# Implementing PCA/Whitening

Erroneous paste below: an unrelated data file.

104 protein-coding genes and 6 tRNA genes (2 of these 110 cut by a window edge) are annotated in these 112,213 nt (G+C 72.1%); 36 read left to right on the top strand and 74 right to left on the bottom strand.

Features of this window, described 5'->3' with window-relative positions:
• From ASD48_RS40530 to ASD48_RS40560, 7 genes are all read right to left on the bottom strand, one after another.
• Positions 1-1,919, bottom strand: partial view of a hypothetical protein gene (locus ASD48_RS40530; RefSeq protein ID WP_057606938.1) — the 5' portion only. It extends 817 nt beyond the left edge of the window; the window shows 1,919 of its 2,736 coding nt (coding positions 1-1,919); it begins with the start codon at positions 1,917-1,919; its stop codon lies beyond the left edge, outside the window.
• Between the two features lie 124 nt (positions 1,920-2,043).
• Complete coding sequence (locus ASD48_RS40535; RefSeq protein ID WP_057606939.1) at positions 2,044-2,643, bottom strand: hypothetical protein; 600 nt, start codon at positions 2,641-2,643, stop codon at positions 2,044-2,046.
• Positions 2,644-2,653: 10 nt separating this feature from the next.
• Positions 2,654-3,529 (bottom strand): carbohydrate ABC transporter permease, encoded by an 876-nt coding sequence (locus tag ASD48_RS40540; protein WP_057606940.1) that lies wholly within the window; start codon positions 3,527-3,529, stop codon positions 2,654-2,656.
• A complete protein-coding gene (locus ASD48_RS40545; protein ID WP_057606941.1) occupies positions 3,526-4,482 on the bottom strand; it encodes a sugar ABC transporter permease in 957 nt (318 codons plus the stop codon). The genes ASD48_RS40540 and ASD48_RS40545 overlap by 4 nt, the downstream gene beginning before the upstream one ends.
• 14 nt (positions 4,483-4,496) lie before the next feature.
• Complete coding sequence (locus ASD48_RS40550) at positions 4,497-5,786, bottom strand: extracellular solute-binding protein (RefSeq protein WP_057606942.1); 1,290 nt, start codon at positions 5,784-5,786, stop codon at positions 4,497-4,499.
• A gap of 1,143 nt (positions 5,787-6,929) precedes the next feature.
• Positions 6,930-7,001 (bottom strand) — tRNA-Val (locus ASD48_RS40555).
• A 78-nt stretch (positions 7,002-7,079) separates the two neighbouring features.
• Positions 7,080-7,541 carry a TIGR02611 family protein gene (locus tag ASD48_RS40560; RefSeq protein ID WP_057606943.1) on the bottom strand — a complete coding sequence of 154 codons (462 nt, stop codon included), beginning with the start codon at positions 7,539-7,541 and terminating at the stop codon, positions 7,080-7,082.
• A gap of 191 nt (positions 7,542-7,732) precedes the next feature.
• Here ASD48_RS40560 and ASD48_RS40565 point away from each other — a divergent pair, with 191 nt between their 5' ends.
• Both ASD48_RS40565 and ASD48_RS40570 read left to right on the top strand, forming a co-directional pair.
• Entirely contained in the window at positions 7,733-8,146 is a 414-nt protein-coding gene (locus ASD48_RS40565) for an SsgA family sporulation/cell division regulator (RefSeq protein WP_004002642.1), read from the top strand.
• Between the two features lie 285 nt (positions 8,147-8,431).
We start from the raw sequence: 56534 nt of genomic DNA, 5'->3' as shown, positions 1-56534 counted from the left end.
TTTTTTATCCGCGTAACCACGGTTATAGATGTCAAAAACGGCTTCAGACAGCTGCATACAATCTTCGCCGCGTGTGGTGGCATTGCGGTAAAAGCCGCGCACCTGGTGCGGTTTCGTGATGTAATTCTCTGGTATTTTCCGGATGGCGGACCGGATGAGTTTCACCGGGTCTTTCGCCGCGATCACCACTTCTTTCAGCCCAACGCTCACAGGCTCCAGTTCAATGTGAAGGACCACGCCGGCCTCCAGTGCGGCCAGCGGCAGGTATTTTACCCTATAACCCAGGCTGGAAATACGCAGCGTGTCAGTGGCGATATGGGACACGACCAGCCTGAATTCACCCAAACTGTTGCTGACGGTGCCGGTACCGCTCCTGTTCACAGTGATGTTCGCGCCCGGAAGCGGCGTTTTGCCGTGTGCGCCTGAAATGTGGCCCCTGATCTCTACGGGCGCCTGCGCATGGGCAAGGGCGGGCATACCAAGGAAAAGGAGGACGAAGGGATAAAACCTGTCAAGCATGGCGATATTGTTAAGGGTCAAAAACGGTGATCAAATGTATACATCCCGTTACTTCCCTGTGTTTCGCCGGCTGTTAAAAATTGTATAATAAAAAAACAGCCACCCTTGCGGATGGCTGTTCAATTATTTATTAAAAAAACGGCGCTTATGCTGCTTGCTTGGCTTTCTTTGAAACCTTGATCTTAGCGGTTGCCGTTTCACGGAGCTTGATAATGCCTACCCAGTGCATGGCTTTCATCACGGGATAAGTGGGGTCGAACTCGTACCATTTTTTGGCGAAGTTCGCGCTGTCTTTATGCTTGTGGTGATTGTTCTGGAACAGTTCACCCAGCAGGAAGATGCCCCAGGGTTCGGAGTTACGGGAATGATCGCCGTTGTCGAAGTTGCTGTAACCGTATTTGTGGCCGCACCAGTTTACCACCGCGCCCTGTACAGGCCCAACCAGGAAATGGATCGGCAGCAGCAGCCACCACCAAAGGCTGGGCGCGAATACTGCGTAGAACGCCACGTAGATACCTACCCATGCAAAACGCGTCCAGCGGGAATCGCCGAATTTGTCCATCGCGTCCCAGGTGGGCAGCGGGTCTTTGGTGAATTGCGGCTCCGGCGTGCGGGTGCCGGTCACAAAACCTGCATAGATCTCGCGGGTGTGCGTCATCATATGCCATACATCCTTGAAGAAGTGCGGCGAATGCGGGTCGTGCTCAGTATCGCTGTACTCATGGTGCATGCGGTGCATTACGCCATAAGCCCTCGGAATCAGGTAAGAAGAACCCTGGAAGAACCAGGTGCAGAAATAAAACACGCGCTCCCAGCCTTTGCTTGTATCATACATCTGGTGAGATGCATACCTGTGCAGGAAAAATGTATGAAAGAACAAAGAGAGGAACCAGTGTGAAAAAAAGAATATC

Revision as of 08:56, 1 June 2011 (view source) (pFrA7g bjzuhaqkkgdg, [url=http://fbrmgfrpuwcw.com/]fbrmgfrpuwcw[/url], [link=http://laephhvnzyfg.com/]laephhvnzyfg[/link], http://dllkssivxryk.com/)← Older edit Revision as of 09:15, 1 June 2011 (view source)Jngiam (Talk | contribs) (Undo revision 994 by 79.142.67.147 (talk))Newer edit → Line 1: Line 1: - pFrA7g bjzuhaqkkgdg, [url=http://fbrmgfrpuwcw.com/]fbrmgfrpuwcw[/url], [link=http://laephhvnzyfg.com/]laephhvnzyfg[/link], http://dllkssivxryk.com/ + In this section, we summarize the PCA, PCA whitening and ZCA whitening algorithms, + and also describe how you can implement them using efficient linear algebra libraries. + + First, we need to ensure that the data has (approximately) zero-mean. For natural images, we achieve this (approximately) by subtracting the mean value of each image patch. + + We achieve this by computing the mean for each patch and subtracting it for each patch. In Matlab, we can do this by using + + avg = mean(x, 1);    % Compute the mean pixel intensity value separately for each patch. + x = x - repmat(avg, size(x, 1), 1); + + Next, we need to compute \textstyle \Sigma = \frac{1}{m} \sum_{i=1}^m (x^{(i)})(x^{(i)})^T.  If you're implementing this in Matlab (or even if you're implementing this in C++, Java, etc., but have access to an efficient linear algebra library), doing it as an explicit sum is inefficient. Instead, we can compute this in one fell swoop as + + sigma = x * x' / size(x, 2); + + (Check the math yourself for correctness.) + Here, we assume that $x is a data structure that contains one training example per column (so, [itex]x is a \textstyle n$-by-$\textstyle m$ matrix). + + Next, PCA computes the eigenvectors of $\Sigma$.  One could do this using the Matlab eig function.  However, because $\Sigma$ is a symmetric positive semi-definite matrix, it is more numerically reliable to do this using the svd function. Concretely, if you implement + + [U,S,V] = svd(sigma); + + then the matrix $U will contain the eigenvectors of [itex]Sigma (one eigenvector per column, sorted in order from top to bottom eigenvector), and the diagonal entries of the matrix [itex]S$ will contain the corresponding eigenvalues (also sorted in decreasing order). The matrix $V will be equal to transpose of [itex]U, and can be safely ignored. + + (Note: The svd function actually computes the singular vectors and singular values of a matrix, which for the special case of a symmetric positive semi-definite matrix---which is all that we're concerned with here---is equal to its eigenvectors and eigenvalues. A full discussion of singular vectors vs. eigenvectors is beyond the scope of these notes.) + + Finally, you can compute [itex]\textstyle x_{\rm rot}$ and $\textstyle \tilde{x}$ as follows: + + xRot = U' * x;          % rotated version of the data. + xTilde = U(:,1:k)' * x; % reduced dimension representation of the data, + % where k is the number of eigenvectors to keep + + This gives your PCA representation of the data in terms of $\textstyle \tilde{x} \in \Re^k. + Incidentally, if [itex]x is a [itex]\textstyle n$-by-$\textstyle m$ matrix containing all your training data, this is a vectorized + implementation, and the expressions + above work too for computing $x_{\rm rot}$ and $\tilde{x}$ for your entire training set + all in one go. The resulting + $x_{\rm rot} and [itex]\tilde{x} will have one column corresponding to each training example. + + To compute the PCA whitened data [itex]\textstyle x_{\rm PCAwhite}$, use + + xPCAwhite = diag(1./sqrt(diag(S) + epsilon)) * U' * x; + + Since $S's diagonal contains the eigenvalues [itex]\textstyle \lambda_i$, + this turns out to be a compact way + of computing $\textstyle x_{{\rm PCAwhite},i} = \frac{x_{{\rm rot},i} }{\sqrt{\lambda_i}}$ + simultaneously for all $\textstyle i$. + + Finally, you can also compute the ZCA whitened data $\textstyle x_{\rm ZCAwhite}$ as: + + xZCAwhite = U * diag(1./sqrt(diag(S) + epsilon)) * U' * x; + + + {{PCA}}